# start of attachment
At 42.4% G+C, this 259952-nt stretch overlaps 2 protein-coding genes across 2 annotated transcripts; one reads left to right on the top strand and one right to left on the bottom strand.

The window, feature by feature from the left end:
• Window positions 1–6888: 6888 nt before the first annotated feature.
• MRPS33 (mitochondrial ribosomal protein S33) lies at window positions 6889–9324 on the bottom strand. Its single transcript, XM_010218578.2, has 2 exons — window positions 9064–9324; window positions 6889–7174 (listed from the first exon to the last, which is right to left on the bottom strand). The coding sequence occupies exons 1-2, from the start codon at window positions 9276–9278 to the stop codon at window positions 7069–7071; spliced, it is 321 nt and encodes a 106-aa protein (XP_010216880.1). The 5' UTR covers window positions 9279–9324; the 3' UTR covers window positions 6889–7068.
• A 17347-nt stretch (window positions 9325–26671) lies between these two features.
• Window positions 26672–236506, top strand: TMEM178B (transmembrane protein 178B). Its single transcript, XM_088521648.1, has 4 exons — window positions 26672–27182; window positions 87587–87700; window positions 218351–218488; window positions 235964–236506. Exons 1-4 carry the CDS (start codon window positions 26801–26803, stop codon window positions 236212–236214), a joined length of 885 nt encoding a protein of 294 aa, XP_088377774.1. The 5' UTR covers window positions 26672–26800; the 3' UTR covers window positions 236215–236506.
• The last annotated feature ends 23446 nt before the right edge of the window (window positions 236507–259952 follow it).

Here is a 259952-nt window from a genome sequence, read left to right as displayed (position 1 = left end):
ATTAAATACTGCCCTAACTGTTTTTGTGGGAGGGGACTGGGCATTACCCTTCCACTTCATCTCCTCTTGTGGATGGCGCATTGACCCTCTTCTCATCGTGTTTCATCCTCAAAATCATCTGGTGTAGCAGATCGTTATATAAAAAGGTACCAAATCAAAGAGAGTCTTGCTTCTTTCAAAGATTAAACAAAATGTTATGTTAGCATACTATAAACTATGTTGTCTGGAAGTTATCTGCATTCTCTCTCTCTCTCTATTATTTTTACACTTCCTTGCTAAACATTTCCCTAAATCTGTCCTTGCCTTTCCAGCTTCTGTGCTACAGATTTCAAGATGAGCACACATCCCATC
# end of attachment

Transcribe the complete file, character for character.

At 42.4% G+C, this 259952-nt stretch overlaps 2 protein-coding genes across 2 annotated transcripts; one reads left to right on the top strand and one right to left on the bottom strand.

The window, feature by feature from the left end:
• Window positions 1–6888: 6888 nt before the first annotated feature.
• MRPS33 (mitochondrial ribosomal protein S33) lies at window positions 6889–9324 on the bottom strand. Its single transcript, XM_010218578.2, has 2 exons — window positions 9064–9324; window positions 6889–7174 (listed from the first exon to the last, which is right to left on the bottom strand). The coding sequence occupies exons 1-2, from the start codon at window positions 9276–9278 to the stop codon at window positions 7069–7071; spliced, it is 321 nt and encodes a 106-aa protein (XP_010216880.1). The 5' UTR covers window positions 9279–9324; the 3' UTR covers window positions 6889–7068.
• A 17347-nt stretch (window positions 9325–26671) lies between these two features.
• Window positions 26672–236506, top strand: TMEM178B (transmembrane protein 178B). Its single transcript, XM_088521648.1, has 4 exons — window positions 26672–27182; window positions 87587–87700; window positions 218351–218488; window positions 235964–236506. Exons 1-4 carry the CDS (start codon window positions 26801–26803, stop codon window positions 236212–236214), a joined length of 885 nt encoding a protein of 294 aa, XP_088377774.1. The 5' UTR covers window positions 26672–26800; the 3' UTR covers window positions 236215–236506.
• The last annotated feature ends 23446 nt before the right edge of the window (window positions 236507–259952 follow it).

Here is a 259952-nt window from a genome sequence, read left to right as displayed (position 1 = left end):
ATTAAATACTGCCCTAACTGTTTTTGTGGGAGGGGACTGGGCATTACCCTTCCACTTCATCTCCTCTTGTGGATGGCGCATTGACCCTCTTCTCATCGTGTTTCATCCTCAAAATCATCTGGTGTAGCAGATCGTTATATAAAAAGGTACCAAATCAAAGAGAGTCTTGCTTCTTTCAAAGATTAAACAAAATGTTATGTTAGCATACTATAAACTATGTTGTCTGGAAGTTATCTGCATTCTCTCTCTCTCTCTATTATTTTTACACTTCCTTGCTAAACATTTCCCTAAATCTGTCCTTGCCTTTCCAGCTTCTGTGCTACAGATTTCAAGATGAGCACACATCCCATC